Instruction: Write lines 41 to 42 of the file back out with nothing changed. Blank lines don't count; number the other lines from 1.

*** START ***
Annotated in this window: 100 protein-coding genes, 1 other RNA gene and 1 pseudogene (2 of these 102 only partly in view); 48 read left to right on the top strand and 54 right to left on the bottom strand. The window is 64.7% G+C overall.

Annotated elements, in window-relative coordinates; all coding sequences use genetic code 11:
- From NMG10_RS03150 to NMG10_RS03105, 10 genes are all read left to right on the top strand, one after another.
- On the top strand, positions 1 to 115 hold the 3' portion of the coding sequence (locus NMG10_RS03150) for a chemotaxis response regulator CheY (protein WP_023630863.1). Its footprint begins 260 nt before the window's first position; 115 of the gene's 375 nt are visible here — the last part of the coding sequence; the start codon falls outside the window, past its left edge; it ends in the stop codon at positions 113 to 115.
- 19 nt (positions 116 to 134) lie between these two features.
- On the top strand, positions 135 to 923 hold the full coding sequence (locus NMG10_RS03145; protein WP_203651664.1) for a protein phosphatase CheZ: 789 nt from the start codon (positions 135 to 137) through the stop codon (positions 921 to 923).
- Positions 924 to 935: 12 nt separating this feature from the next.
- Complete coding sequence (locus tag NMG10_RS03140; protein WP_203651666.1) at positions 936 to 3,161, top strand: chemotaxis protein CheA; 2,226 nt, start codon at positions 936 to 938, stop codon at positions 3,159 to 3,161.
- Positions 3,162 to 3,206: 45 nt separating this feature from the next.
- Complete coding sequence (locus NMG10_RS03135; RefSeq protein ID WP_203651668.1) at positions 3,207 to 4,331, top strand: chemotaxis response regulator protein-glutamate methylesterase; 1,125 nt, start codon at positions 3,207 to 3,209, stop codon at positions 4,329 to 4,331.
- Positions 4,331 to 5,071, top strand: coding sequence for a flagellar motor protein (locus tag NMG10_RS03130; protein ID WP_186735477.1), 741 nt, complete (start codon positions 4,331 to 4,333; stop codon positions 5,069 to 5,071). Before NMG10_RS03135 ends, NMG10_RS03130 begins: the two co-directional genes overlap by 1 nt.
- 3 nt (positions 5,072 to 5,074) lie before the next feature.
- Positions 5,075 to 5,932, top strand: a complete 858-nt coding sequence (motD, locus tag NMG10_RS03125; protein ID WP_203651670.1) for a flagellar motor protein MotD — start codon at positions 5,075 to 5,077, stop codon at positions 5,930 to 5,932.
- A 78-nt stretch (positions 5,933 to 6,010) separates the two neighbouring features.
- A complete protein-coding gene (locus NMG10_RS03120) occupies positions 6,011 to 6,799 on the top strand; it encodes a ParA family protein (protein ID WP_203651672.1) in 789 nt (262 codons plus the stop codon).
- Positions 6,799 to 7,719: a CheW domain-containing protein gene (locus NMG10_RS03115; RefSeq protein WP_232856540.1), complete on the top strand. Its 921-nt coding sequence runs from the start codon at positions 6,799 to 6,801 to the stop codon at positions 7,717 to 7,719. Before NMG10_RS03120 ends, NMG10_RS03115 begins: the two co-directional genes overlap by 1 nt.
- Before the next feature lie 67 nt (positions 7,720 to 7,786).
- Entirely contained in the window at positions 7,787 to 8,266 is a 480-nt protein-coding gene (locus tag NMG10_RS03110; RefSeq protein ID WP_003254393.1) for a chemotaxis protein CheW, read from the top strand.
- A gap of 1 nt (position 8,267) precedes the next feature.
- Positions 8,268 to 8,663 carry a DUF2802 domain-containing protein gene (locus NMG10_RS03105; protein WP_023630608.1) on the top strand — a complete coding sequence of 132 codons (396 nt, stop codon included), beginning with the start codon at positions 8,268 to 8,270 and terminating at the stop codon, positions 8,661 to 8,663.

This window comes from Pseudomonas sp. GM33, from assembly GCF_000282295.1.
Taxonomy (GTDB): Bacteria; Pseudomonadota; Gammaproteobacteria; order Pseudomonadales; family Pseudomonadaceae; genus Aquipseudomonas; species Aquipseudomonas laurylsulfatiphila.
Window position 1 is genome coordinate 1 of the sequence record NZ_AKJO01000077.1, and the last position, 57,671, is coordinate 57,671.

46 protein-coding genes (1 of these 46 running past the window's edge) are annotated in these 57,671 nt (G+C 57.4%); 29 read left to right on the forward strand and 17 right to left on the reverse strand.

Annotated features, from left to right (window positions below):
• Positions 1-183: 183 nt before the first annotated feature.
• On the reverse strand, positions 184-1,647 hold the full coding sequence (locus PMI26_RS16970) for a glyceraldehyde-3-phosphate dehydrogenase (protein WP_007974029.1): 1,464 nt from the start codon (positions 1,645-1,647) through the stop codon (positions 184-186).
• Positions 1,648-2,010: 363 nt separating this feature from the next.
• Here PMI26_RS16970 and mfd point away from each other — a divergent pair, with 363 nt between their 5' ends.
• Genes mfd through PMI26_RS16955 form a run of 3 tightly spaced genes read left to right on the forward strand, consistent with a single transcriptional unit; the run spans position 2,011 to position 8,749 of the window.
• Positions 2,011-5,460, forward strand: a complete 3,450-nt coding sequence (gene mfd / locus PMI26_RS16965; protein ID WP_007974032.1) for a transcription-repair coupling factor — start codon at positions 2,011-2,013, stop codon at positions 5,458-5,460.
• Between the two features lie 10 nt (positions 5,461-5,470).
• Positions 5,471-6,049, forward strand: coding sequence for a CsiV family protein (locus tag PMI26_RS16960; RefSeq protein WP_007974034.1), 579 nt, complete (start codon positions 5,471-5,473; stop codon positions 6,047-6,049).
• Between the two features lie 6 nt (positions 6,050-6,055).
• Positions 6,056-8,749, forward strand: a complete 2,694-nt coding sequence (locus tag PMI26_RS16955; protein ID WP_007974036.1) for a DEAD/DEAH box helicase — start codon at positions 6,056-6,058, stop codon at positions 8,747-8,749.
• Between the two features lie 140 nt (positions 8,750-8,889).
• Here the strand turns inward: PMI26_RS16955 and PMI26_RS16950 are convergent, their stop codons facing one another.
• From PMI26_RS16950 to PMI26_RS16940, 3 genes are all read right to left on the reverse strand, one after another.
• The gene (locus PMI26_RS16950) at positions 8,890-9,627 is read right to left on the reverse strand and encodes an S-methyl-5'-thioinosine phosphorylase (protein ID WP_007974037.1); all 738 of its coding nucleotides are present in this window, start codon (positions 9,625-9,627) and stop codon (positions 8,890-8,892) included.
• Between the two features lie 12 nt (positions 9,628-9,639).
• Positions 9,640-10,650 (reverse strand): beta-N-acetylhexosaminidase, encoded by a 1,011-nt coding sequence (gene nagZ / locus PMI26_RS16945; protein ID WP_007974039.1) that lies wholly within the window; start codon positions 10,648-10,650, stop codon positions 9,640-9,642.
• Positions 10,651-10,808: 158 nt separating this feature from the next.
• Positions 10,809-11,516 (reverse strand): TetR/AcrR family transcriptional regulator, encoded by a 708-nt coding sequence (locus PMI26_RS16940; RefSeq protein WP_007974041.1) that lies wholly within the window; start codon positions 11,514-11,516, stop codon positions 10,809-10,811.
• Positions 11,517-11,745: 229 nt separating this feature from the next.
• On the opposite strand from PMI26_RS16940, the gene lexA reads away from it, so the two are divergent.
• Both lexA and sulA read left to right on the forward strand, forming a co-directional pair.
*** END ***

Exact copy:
• Positions 9,640-10,650 (reverse strand): beta-N-acetylhexosaminidase, encoded by a 1,011-nt coding sequence (gene nagZ / locus PMI26_RS16945; protein ID WP_007974039.1) that lies wholly within the window; start codon positions 10,648-10,650, stop codon positions 9,640-9,642.
• Positions 10,651-10,808: 158 nt separating this feature from the next.